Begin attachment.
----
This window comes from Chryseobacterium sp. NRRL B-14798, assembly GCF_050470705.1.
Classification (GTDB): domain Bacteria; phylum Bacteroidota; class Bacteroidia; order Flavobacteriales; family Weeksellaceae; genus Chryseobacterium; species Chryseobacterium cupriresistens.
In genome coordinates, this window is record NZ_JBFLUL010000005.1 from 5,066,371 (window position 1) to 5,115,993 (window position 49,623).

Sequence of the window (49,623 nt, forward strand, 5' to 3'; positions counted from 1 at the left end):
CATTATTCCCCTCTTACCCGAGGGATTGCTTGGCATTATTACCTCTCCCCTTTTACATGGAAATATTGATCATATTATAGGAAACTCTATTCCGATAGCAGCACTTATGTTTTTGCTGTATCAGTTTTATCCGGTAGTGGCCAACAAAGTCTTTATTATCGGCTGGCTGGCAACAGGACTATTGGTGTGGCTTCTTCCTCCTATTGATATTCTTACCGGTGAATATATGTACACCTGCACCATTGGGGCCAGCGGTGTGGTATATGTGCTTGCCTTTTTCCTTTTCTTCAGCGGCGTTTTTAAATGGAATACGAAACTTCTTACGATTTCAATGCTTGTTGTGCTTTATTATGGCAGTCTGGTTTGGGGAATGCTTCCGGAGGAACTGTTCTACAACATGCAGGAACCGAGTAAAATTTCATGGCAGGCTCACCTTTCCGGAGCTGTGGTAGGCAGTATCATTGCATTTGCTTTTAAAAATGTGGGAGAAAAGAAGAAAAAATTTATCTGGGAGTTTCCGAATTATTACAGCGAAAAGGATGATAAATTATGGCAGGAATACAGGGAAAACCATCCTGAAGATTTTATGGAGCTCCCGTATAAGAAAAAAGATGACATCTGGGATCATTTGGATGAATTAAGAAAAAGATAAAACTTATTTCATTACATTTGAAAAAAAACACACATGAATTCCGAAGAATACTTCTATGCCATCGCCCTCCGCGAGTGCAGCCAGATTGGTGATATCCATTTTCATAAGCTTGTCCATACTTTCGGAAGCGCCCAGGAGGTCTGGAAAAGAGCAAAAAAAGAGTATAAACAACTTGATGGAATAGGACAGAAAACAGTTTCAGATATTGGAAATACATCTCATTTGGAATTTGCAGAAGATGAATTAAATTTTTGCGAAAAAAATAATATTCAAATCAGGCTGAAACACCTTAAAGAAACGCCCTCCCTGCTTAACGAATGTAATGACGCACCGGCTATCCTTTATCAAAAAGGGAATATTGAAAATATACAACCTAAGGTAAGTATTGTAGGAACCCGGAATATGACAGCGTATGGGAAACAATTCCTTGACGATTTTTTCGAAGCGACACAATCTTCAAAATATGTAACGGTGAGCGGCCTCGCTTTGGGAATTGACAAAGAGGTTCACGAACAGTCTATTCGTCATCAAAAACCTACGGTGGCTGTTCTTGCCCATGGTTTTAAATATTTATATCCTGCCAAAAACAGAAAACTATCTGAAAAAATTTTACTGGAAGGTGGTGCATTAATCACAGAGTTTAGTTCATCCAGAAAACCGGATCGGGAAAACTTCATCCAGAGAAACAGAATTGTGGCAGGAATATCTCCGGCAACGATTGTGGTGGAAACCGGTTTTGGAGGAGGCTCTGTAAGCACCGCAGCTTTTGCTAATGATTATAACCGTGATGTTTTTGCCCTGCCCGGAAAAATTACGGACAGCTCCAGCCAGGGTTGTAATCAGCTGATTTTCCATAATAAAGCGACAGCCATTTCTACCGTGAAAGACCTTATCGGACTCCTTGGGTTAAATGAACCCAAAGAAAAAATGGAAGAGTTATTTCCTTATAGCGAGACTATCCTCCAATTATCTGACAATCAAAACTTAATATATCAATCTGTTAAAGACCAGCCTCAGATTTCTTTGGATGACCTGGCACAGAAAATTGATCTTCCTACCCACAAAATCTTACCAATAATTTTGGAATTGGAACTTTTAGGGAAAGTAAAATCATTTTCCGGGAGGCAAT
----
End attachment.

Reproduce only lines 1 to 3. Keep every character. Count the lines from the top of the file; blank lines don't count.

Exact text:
This window comes from Chryseobacterium sp. NRRL B-14798, assembly GCF_050470705.1.
Classification (GTDB): domain Bacteria; phylum Bacteroidota; class Bacteroidia; order Flavobacteriales; family Weeksellaceae; genus Chryseobacterium; species Chryseobacterium cupriresistens.
In genome coordinates, this window is record NZ_JBFLUL010000005.1 from 5,066,371 (window position 1) to 5,115,993 (window position 49,623).